Here are some personal stories from people who have shared their experiences with clinical trials and research.
When I was diagnosed with non-Hodgkin lymphoma, the drug rituximab wasn’t available for a patient’s first line of treatment. However, a worldwide trial was being conducted to compare the outcomes of patients who no longer had active lymphoma after receiving rituximab.
My haematologist suggested I join this trial to get rituximab immediately, rather than wait until my other treatment options had been exhausted.
I got a second opinion from another haematologist and he also recommended the trial. There was a lot of patient information to read, but my brother read it too, which was helpful.
The clinical trials nurse looked after me every time I went in for treatment. I had chemotherapy and then rituximab, and after a few months I went into remission. Then I began the experimental part of the trial.
One group of patients was given a maintenance dose of rituximab and had check-ups every three months. The control group just had check-ups every three months. I was in the control group, so I was observed until the cancer came back. At that point, I came off the trial.
During treatment and for the check-ups, I had to have a physical examination, blood tests and an interview about my general wellbeing. It was good to be monitored so often, especially as I didn’t have to pay for these tests.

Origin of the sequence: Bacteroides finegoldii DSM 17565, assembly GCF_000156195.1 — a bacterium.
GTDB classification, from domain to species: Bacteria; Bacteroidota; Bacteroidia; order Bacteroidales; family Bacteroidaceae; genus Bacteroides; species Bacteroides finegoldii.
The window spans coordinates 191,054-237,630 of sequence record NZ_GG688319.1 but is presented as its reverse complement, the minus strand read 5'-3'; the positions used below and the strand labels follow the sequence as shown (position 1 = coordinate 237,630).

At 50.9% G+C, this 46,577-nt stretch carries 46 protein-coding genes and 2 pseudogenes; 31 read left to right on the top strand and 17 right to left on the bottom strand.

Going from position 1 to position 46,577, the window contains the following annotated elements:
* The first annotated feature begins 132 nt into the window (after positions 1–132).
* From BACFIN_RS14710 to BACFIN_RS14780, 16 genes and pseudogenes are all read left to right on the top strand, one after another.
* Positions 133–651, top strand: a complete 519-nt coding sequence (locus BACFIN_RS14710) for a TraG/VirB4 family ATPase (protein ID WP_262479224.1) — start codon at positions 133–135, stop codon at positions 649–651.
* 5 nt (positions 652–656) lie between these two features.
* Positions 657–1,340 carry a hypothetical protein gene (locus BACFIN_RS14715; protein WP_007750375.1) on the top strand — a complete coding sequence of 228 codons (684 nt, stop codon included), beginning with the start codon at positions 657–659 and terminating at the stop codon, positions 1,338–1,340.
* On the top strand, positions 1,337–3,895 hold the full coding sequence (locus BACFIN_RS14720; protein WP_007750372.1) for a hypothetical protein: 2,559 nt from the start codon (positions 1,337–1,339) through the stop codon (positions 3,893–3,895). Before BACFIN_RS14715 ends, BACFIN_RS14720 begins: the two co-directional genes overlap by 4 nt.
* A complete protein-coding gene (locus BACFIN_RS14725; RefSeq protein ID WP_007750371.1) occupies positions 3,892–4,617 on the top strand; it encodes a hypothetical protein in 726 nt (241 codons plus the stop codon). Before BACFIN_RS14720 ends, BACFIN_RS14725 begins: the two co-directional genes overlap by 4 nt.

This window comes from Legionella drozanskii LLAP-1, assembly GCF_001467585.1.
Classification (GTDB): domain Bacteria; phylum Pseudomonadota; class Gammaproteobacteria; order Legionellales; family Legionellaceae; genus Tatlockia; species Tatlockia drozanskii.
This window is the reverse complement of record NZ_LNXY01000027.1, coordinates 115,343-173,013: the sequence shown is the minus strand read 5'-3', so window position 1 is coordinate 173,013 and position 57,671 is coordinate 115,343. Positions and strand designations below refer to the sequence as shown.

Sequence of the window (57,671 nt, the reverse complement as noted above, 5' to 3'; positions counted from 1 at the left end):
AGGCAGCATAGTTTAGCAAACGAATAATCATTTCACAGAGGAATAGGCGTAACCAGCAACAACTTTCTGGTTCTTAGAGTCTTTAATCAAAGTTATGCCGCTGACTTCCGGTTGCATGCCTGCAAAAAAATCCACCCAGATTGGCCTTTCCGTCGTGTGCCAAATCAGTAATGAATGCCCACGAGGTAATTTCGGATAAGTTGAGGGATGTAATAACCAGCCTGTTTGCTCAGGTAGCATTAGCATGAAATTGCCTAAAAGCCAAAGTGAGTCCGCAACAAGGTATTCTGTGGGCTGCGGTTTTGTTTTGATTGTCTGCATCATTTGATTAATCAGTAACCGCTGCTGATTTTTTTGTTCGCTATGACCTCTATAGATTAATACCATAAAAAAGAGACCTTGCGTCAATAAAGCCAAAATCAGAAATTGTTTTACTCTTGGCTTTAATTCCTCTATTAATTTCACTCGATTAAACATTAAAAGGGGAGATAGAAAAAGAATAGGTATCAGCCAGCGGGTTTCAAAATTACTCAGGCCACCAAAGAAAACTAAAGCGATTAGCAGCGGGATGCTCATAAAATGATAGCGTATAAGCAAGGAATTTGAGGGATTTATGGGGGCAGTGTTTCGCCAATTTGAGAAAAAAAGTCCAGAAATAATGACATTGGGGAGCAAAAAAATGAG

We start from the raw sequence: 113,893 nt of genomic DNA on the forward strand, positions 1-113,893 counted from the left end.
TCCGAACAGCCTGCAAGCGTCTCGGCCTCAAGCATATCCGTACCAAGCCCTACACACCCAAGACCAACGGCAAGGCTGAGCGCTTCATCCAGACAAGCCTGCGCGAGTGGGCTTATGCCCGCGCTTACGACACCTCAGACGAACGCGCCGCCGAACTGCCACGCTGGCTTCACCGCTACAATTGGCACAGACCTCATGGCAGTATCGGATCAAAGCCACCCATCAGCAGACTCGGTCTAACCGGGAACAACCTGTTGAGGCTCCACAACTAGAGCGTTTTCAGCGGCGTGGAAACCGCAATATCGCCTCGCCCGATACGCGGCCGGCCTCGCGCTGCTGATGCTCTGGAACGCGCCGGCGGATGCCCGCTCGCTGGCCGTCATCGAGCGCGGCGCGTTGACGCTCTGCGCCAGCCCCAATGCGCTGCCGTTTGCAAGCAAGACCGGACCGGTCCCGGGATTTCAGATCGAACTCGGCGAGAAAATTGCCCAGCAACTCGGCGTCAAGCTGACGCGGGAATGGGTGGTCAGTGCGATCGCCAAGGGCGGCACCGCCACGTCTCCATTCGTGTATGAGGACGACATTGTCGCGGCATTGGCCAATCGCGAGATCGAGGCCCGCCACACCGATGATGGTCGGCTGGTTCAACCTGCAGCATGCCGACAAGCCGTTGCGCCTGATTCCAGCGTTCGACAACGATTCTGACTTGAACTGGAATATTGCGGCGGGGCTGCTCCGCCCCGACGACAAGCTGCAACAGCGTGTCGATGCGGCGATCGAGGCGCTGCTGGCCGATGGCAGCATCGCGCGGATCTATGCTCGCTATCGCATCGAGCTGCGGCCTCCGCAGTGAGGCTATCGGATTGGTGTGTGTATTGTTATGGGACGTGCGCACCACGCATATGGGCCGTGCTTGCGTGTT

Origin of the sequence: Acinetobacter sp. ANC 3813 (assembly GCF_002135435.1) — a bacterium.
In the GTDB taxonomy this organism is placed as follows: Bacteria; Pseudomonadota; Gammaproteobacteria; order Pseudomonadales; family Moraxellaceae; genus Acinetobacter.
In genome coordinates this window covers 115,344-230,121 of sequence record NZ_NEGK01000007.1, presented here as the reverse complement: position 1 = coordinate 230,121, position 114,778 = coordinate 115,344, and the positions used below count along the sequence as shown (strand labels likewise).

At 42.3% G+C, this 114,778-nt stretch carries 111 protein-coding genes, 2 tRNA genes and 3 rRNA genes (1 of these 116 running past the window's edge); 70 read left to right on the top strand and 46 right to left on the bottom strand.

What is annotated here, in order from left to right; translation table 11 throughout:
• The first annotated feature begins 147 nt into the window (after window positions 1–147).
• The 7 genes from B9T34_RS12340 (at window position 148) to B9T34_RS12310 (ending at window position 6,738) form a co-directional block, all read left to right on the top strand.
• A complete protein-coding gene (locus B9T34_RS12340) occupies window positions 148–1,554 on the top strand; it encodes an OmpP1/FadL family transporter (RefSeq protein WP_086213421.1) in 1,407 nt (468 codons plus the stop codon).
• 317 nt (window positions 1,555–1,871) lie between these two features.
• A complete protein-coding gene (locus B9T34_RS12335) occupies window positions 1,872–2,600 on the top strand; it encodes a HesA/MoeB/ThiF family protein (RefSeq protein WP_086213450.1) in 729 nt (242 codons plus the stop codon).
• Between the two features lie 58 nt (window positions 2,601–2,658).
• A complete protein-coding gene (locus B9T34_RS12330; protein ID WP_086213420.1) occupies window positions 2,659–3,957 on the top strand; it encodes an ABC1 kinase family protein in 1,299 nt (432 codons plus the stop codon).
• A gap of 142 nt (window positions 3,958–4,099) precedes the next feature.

It was worthwhile going on the trial because I was able to have the rituximab straightaway. I also felt by participating in the trial I was contributing to finding a cure for this particular cancer.
I got a second opinion from another haematologist.
After I was diagnosed with breast cancer, I asked if there were any clinical trials I could go on. I was told about a trial that was assessing a pain-relieving inhaler for women having a sentinel node biopsy, which was the procedure I needed.
I felt that the trial was low risk and I had the potential to receive some useful extra treatment. It required an overnight stay in hospital to have the biopsy and treatment, and to be monitored. I had to fill out a questionnaire about my emotional and physical wellbeing on the day of the trial and the following day. This gave me something to do and I felt that I was actively participating in my own health care.
The study was blinded and we were randomly assigned to get either the experimental treatment or a placebo. I don’t think I was given the experimental drug, but it was still a positive experience to be involved in the trial.
Podcast for people affected by cancer